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Firefighters from across Virginia come to Franklin County for wildfire training, education

Current dry conditions make training especially more valuable

FRANKLIN COUNTY, Va. – Firefighters from across the state gathered in Franklin County this week to learn how to put out wildfires.

The Virginia Department of Forestry hosts the Wildland Fire Training Academy, where firefighters get valuable skills to be able to battle wildfires on the front lines. And in this drought, they say the timing couldn't be better.

They learn to extinguish wildfires by looking at the basic equation of what a fire needs to burn: oxygen, fuel and heat. If they take one of those things away, they can control the fire.

Instructor Randy Fleming says they start by cutting down trees and brush to create a fire line.

"It's pretty much just building a road around the fire," said Randy Fleming, forest technician and incident commander, Virginia Department of Forestry.

From there, they'll try to expand the fire line, extinguish the flame where they can and then wait for the rest of the fire to burn itself out.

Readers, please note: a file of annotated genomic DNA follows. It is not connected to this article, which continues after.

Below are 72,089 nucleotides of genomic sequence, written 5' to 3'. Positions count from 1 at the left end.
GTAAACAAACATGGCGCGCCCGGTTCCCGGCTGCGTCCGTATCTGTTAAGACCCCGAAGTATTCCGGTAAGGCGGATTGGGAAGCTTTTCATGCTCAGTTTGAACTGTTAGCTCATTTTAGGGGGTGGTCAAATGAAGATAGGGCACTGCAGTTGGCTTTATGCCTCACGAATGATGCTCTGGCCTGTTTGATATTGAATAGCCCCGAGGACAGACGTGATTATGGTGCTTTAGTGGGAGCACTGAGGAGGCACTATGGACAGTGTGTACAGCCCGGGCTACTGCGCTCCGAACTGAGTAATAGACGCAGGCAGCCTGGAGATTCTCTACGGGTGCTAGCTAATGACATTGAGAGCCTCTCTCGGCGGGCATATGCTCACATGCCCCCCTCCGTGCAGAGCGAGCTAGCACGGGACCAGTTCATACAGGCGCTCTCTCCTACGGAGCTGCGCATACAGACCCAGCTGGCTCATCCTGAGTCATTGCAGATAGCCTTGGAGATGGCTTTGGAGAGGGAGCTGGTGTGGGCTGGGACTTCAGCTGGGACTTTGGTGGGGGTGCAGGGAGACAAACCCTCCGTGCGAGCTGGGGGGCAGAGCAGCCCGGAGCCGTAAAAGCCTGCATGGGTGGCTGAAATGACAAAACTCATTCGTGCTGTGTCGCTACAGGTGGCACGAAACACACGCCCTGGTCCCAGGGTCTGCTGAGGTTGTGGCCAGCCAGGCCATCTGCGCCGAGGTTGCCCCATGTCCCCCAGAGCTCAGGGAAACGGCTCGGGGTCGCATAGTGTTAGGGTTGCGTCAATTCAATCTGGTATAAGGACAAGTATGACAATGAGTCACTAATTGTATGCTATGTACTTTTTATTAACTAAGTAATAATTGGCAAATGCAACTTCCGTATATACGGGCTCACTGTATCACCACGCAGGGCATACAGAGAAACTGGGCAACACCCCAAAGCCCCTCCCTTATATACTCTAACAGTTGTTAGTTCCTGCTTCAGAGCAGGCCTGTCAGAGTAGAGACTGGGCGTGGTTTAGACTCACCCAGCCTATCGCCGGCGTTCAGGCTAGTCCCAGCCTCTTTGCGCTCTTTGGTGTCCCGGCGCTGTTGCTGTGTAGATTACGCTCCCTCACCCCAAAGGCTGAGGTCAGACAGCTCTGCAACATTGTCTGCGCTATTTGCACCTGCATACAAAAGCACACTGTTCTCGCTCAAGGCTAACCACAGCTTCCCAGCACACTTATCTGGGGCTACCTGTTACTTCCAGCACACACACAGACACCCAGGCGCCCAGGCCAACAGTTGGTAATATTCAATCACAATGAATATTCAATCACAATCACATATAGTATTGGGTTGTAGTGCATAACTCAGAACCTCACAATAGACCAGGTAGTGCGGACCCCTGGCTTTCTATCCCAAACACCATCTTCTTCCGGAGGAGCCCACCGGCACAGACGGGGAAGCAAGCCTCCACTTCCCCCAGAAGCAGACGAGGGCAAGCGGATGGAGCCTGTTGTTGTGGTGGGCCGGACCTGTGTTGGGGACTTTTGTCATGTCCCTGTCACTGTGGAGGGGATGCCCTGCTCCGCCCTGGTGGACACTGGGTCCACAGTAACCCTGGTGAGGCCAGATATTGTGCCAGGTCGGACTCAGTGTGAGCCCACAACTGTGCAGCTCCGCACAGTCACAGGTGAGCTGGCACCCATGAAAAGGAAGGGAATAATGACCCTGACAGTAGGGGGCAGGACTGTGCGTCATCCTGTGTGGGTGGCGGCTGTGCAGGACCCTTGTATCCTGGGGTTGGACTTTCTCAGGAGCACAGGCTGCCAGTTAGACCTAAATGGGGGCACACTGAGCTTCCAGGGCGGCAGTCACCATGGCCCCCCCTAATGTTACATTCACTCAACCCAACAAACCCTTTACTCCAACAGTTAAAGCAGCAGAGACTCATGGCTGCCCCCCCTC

"The fire, of course, will not burn through dirt. So, therefore, we always try to get it down to the bare mineral soil," Fleming said.

About 70 students from across Virginia, who work for different agencies, enrolled in the academy.

"These trainings are definitely really important in getting the confidence in executing these jobs safely," said Zoe McGee, stewardship technician, Virginia Department of Conservation and Recreation, Natural Heritage Division.

The extremely dry conditions across southwest Virginia makes this training even more vital.

"Difficulty in containing, that's more the issue of a drought, is how difficult it would be to contain the wildfire," said Bill Perry, area forester specialist, Virginia Department of Forestry.

They're training while they can, so they'll be prepared if the forest ever goes up in flames.

"We're really looking for some rain to come help us out with this," said Fleming.

The students spent a day in the classroom and two days getting hands-on experience.

Afterwards, they can take more wildfire classes and advance their training.

 


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